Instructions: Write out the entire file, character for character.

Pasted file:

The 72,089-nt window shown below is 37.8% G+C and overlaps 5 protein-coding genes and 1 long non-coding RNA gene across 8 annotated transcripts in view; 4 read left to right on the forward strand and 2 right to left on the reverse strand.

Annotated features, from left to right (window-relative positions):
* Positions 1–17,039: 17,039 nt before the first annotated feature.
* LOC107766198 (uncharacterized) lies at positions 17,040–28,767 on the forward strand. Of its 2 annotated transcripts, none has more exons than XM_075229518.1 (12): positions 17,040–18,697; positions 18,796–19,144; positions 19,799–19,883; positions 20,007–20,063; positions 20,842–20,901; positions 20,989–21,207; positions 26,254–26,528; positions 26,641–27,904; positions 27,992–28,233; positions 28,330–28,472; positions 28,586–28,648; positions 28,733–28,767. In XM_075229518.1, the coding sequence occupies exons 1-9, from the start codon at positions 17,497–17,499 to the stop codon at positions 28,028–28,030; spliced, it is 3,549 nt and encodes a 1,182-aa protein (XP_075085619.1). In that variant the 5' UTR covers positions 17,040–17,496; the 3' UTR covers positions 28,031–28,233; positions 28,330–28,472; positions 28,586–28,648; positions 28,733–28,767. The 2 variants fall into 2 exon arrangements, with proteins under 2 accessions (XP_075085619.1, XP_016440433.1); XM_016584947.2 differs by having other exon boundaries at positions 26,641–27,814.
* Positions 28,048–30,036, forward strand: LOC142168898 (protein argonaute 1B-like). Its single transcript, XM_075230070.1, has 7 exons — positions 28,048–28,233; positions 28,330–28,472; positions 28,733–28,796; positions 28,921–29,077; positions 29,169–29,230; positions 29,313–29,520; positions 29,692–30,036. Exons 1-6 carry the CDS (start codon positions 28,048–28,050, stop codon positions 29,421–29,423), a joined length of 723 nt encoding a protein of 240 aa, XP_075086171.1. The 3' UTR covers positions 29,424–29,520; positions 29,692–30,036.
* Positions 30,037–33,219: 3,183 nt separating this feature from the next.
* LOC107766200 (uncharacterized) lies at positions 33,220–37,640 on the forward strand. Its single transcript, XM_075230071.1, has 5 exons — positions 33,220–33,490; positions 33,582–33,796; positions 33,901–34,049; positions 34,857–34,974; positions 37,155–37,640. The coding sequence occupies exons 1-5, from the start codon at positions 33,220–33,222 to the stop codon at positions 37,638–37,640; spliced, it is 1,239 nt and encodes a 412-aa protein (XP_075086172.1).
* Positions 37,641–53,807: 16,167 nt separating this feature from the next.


The 72,089-nt window shown below is 37.8% G+C and overlaps 5 protein-coding genes and 1 long non-coding RNA gene across 8 annotated transcripts in view; 4 read left to right on the forward strand and 2 right to left on the reverse strand.

Annotated features, from left to right (window-relative positions):
* Positions 1–17,039: 17,039 nt before the first annotated feature.
* LOC107766198 (uncharacterized) lies at positions 17,040–28,767 on the forward strand. Of its 2 annotated transcripts, none has more exons than XM_075229518.1 (12): positions 17,040–18,697; positions 18,796–19,144; positions 19,799–19,883; positions 20,007–20,063; positions 20,842–20,901; positions 20,989–21,207; positions 26,254–26,528; positions 26,641–27,904; positions 27,992–28,233; positions 28,330–28,472; positions 28,586–28,648; positions 28,733–28,767. In XM_075229518.1, the coding sequence occupies exons 1-9, from the start codon at positions 17,497–17,499 to the stop codon at positions 28,028–28,030; spliced, it is 3,549 nt and encodes a 1,182-aa protein (XP_075085619.1). In that variant the 5' UTR covers positions 17,040–17,496; the 3' UTR covers positions 28,031–28,233; positions 28,330–28,472; positions 28,586–28,648; positions 28,733–28,767. The 2 variants fall into 2 exon arrangements, with proteins under 2 accessions (XP_075085619.1, XP_016440433.1); XM_016584947.2 differs by having other exon boundaries at positions 26,641–27,814.
* Positions 28,048–30,036, forward strand: LOC142168898 (protein argonaute 1B-like). Its single transcript, XM_075230070.1, has 7 exons — positions 28,048–28,233; positions 28,330–28,472; positions 28,733–28,796; positions 28,921–29,077; positions 29,169–29,230; positions 29,313–29,520; positions 29,692–30,036. Exons 1-6 carry the CDS (start codon positions 28,048–28,050, stop codon positions 29,421–29,423), a joined length of 723 nt encoding a protein of 240 aa, XP_075086171.1. The 3' UTR covers positions 29,424–29,520; positions 29,692–30,036.
* Positions 30,037–33,219: 3,183 nt separating this feature from the next.
* LOC107766200 (uncharacterized) lies at positions 33,220–37,640 on the forward strand. Its single transcript, XM_075230071.1, has 5 exons — positions 33,220–33,490; positions 33,582–33,796; positions 33,901–34,049; positions 34,857–34,974; positions 37,155–37,640. The coding sequence occupies exons 1-5, from the start codon at positions 33,220–33,222 to the stop codon at positions 37,638–37,640; spliced, it is 1,239 nt and encodes a 412-aa protein (XP_075086172.1).
* Positions 37,641–53,807: 16,167 nt separating this feature from the next.